Dear Families in the eighth year’s old classroom, this letter was created with a request for your support in the understanding and development of children. Families have a significant impact on the development process and perception of children. Each nationality and background have its own cultural characteristics, and because of this, the process of upbringing and further social behavior of children is varied. Due to this, understanding families helps to understand children and find the right approach for them. Kindly find the required questions below; your assistance is highly appreciated! Open-ended questions allow you to fill in any answers depending on your preference. The optimal response size starts at two sentences.
Do your children express an interest in a particular profession they want to pursue after graduation?
This question helps to understand if the children are already oriented and imagine their future after graduation from school. The school can help with the identification and development of specific interests, as well as develop the required skills. Discussing future careers at school and at home can help children identify their own strengths and future desires. Also, this question will help to understand how much parents are interested in and show a desire to participate in the professional development of children. The question will also provide information on how much children from different families and social backgrounds have a similar formation of ideas about their future careers. Therefore, this will provide an opportunity to draw up a plan that will help all children, regardless of background, to identify their own preferences.
In what format does your child most easily perceive and assimilate information (written, audio, playful, etc.)?
This question will help to understand which approach is most often used for teaching children and in what format the majority perceive information better. For example, if literature is widely developed in the cultural background of the country, most children are accustomed to reading and perceiving information in writing. Alternatively, if employment in most families allows parents to directly participate in the child’s education, most children will probably be better able to perceive information in an interactive format. This question will help to find the average by highlighting which one or more options are most common. Getting a response will allow the curriculum to be tailored appropriately, incorporating more interaction, self-learning, or hybridization as needed. Interaction takes place not only between teachers and students but also between children in the classroom. By identifying an easier way of perceiving information for each child, the teacher will be able to consider them as strengths when setting assignments. A mix of such groups of students will allow for an even distribution of support.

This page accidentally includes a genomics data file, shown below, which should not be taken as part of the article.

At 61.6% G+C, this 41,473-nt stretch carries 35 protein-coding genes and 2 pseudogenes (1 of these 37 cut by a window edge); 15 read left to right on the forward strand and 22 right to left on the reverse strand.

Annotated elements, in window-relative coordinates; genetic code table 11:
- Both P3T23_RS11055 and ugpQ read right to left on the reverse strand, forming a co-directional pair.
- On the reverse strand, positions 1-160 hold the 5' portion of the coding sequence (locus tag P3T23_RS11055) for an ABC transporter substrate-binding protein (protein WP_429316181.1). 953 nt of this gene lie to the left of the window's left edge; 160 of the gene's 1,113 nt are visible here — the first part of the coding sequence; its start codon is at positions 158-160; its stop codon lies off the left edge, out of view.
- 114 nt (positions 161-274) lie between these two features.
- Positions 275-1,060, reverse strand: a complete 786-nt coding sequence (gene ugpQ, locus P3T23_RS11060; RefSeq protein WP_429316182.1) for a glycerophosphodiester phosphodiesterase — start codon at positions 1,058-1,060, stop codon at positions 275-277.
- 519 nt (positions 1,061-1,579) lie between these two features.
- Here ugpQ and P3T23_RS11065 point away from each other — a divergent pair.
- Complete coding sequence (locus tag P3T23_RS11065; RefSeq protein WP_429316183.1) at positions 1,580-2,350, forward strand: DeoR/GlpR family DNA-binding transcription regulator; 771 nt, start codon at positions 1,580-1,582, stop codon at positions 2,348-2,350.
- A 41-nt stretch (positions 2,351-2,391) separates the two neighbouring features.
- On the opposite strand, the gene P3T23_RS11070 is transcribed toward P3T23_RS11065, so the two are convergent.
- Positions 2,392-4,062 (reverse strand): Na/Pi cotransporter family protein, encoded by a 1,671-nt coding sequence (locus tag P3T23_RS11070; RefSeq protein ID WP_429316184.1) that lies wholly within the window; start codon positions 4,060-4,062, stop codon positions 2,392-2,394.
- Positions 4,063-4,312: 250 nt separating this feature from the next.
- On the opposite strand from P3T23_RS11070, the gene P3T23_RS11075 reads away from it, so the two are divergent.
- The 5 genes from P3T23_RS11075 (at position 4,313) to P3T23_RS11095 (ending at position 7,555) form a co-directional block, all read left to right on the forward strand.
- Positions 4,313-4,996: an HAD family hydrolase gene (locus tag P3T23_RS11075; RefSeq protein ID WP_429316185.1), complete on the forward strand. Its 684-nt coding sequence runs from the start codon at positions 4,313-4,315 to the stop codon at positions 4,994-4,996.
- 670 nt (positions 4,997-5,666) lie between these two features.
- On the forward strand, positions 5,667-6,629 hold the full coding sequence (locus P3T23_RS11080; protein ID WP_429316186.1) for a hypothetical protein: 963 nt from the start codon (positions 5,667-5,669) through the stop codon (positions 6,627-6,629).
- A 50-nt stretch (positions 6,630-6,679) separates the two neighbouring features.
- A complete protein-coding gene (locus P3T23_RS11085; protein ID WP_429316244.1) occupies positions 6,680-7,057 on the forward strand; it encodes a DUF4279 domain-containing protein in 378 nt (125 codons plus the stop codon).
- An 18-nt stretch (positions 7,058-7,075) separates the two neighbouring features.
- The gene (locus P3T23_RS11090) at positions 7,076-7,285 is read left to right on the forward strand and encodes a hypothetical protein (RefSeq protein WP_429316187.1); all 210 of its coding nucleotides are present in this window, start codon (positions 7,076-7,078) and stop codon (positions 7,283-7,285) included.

How do emotional aspects affect your child’s communication and absorption of information?
Conflicts or other types of relationship development can arise in the classroom. The psyche of children in adolescents is unstable and receptive (Shabbir et al. 10). This question will help to understand the resilience of children to external factors. Children from certain cultural backgrounds are more susceptible to negativity, and this affects their mental health. There is a direct relationship between children’s readiness to learn depending on a favorable social environment (Shabbir et al. 10). Such information will help to pay more attention to the regulation of relationships in the classroom, if necessary. Moreover, perhaps the answers to the questions will reveal more acute topics for some children, which will allow them to be avoided. In addition, if there are several cultural backgrounds in the class, for example, children from families of different social classes or nationalities, this will help to determine preventive measures for possible conflicts. Perhaps the answers to the question will also indicate how important emotional support and involvement in the process is for children during learning.
Do children more often approach you or someone else with questions? How often?
This question will bring several important knowledge topics about children at once. First, it will become clear to what extent, on average, the culture of questioning is developed in the classroom. Perhaps, children are not used to asking questions, and during the study, in the case when they do not understand the information or task, they will not identify the problem. In this case, the program of study should be developed with the promotion of the idea of communication of difficulties or any other issues on the part of children. Secondly, this will allow us to understand the level of communication between children and parents and whether children have the opportunity to clarify the necessary questions at home. If there is no such opportunity, it is required to build communication between the teacher and the children. In addition, this will allow us to understand if children who do not ask questions in class receive answers to them outside of school time. Perhaps this will tell which children are shier and need extra attention to meet their needs. This will help build an equal opportunities study environment for all to receive information.
Shabbir, Muhammad et al. “Investigating the Teachers’ Practices Regarding Classroom Conflict Management at Federal Government Educational Institutions.” Sir Syed Journal of Education & Social Research, vol. 4, no. 1, 2021, pp. 9-14.